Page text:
• Hi @JennyD, I've looked at the log rewrite again. Added some lines to the post. It seems as if it actually find and does an internal redirect (at least the log says it does), but then actually goes to look for index.html for some reason. – Kesty Aug 5 '15 at 10:22
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Your first rule says:

RewriteRule ^$ /cache/home.html [L,NC]

The L flag tells mod_rewrite to stop processing at that point, which is the problem you're asking about. The 'R' workaround means that the new rule gets rewritten as expected, on the second request, but the L prevents it on the first. Also, the NC flag is redundant here, since there can be no path characters to be affected by the case sensitivity.

While not part of your question, also reconsider the following.

RewriteRule ^cache/home.html /index.php [L]

You probably want to match with ^cache/page.html$, so that it doesn't accept cache/home.htmlxyz, the the practical impact is likely to be minimal. Also there's the rule:

RewriteRule ^page/([0-9]*) /cache/page_$1.html [L,NC]

The flags are probably inappropriate as before. The NC flag actually does something here, but I'd argue that it's undesirable. Also consider that the numerical sequence in your regex can be of zero length, which I suspect is not desirable, so maybe you want ([0-9]+)? You probably also want to terminate that with a '$', as at present you will match e.g. /page/foobar, and you also don't want to match /page/123foobar. So you'd have:

RewriteRule ^page/([0-9]+)$ /cache/page_$1.html

EDIT:

See comments below about why matching ^$ might not work for you. Also, if fixing that doesn't work, try adding mod_rewrite:trace3 to your LogLevel directive, and work out exactly where it's going wrong. The output is verbose, but you'll learn a lot, and if you're still puzzled, you'll have more detail to bring back to us.

  • Even if I write the first rule as RewriteRule ^$ /cache/home.html without any flag it still doesn't work. – Kesty Aug 5 '15 at 9:31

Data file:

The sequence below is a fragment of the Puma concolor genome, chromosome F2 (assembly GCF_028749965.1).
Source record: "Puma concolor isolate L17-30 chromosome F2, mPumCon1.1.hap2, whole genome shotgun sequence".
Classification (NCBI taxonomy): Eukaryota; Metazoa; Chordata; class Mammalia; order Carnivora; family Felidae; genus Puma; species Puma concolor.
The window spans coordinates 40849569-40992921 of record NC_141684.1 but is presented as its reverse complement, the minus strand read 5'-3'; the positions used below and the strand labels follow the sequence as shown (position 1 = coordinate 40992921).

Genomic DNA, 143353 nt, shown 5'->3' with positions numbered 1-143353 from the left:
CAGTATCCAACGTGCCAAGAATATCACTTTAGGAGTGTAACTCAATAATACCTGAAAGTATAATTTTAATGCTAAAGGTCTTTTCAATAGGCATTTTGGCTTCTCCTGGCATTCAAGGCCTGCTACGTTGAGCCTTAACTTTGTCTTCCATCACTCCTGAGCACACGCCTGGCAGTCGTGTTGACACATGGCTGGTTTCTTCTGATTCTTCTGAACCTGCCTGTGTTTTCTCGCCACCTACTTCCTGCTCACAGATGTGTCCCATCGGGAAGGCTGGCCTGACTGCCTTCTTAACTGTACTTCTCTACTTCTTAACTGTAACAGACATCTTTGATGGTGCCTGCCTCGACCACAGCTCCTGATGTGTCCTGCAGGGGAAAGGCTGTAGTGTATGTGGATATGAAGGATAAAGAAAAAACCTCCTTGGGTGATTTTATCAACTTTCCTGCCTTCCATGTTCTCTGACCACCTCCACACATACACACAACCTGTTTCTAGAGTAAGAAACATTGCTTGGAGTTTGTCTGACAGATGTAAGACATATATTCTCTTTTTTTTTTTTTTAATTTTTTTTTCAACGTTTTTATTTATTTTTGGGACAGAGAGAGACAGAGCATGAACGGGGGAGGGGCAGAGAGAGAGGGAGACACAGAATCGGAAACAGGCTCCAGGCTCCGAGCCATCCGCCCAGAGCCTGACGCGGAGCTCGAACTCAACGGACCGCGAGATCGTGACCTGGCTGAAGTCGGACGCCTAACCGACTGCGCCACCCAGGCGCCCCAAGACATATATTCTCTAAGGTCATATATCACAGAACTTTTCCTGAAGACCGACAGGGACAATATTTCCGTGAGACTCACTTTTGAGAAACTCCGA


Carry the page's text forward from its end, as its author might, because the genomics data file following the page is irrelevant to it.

• The server would normally want to rewrite ^$ to ^/$ (not using mod_rewrite). I'm not sure if mod_rewrite takes precedence here. You really want to match whether the / is there or not, so try using RewriteRule ^/?$ /cache/home.html – mc0e Aug 5 '15 at 16:23
  • Did you try this last variant? – mc0e Aug 7 '15 at 8:26
  • The log snippet implies these rules are in htaccess, so there will never be a leading slash to match. – covener Aug 9 '15 at 14:00
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The problem seems to be with the subrequests, like in this answer: https://stackoverflow.com/questions/9618865/mod-rewrite-mysterious-subreq

As seen from the log, after the first correct Internal Redirect, the second call is to a subrequest that tries to find an index.html in the root directory.

I've tried to add the option -MultiViews as in the answer I linked but that still didn't work. Apache was still loking at subrequest in the website root.

So i ended up with a small "hack" solution that will check if the request is a subrequest and in that case if it's looking for an index.* file in the root it will redirect to /cache/home.html

        RewriteCond %{IS_SUBREQ} t
        RewriteCond %{REQUEST_URI} ^(/index.\w+|/)?$
        RewriteRule ^ /cache/home.html [L]

This works fine, in the sense that ends up doing exactly what I was trying to do.

I'll let the question open for a while longer, because this still feels like an "hack" solution. Don't know if there is a better one that should work with directly blocking those subrequests.